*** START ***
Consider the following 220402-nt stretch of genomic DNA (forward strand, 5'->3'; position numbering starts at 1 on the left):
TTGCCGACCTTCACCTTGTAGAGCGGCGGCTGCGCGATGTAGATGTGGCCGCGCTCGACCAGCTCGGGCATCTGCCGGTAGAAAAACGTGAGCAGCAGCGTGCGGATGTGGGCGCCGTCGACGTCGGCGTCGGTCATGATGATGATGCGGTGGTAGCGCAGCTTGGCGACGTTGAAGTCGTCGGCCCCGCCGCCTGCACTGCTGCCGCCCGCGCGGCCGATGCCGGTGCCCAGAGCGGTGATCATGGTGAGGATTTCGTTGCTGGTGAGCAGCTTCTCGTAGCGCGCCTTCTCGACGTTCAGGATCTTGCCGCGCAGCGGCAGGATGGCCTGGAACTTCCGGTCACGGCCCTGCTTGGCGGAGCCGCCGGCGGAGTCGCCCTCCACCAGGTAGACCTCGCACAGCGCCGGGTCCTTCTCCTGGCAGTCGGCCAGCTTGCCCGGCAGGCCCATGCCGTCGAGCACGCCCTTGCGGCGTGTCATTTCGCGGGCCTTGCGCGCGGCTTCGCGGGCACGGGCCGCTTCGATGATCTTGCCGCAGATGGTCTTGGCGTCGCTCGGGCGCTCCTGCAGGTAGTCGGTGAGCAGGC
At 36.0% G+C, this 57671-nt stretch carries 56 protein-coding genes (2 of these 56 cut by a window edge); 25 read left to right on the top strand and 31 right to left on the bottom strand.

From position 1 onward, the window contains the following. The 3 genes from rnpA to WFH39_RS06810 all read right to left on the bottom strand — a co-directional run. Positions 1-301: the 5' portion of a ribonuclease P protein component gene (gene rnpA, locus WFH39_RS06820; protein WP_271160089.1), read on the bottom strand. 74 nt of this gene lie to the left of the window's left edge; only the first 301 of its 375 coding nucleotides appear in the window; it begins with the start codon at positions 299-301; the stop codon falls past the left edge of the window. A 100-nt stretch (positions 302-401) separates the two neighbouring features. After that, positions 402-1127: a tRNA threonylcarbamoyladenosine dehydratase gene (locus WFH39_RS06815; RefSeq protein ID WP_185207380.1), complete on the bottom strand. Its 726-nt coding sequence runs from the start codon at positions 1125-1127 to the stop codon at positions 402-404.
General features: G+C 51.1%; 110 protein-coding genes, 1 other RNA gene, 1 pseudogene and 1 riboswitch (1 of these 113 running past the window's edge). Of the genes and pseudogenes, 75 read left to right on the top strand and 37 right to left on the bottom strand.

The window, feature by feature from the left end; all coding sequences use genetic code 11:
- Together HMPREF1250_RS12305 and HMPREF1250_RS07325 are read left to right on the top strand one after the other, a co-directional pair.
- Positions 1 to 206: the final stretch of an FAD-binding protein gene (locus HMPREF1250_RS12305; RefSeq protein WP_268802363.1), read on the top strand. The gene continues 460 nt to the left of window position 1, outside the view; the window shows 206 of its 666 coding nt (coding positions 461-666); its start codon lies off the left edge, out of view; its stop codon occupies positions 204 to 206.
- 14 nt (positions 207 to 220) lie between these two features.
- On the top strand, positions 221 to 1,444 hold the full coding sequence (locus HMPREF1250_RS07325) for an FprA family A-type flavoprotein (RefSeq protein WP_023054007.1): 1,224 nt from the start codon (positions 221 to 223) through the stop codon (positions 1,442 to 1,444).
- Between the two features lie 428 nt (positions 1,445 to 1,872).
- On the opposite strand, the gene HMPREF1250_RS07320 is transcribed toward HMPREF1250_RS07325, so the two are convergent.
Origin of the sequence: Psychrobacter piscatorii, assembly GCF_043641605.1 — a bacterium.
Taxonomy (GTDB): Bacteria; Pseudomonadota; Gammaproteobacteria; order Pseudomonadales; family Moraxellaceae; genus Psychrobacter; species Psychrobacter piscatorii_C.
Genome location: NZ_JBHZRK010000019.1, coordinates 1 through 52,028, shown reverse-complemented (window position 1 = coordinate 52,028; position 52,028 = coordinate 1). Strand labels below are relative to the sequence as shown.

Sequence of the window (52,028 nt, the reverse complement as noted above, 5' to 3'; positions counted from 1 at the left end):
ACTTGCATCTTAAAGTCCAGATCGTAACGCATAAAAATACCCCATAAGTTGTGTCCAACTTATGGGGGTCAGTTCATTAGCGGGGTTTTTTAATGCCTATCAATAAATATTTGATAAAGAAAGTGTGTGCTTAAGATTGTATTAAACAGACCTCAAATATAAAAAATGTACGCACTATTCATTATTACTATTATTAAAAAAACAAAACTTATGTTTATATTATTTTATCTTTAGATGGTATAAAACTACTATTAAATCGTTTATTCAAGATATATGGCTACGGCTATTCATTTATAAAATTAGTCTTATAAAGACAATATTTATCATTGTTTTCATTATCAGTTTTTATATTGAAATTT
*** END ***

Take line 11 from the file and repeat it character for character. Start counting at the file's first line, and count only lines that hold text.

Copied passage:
- Between the two features lie 428 nt (positions 1,445 to 1,872).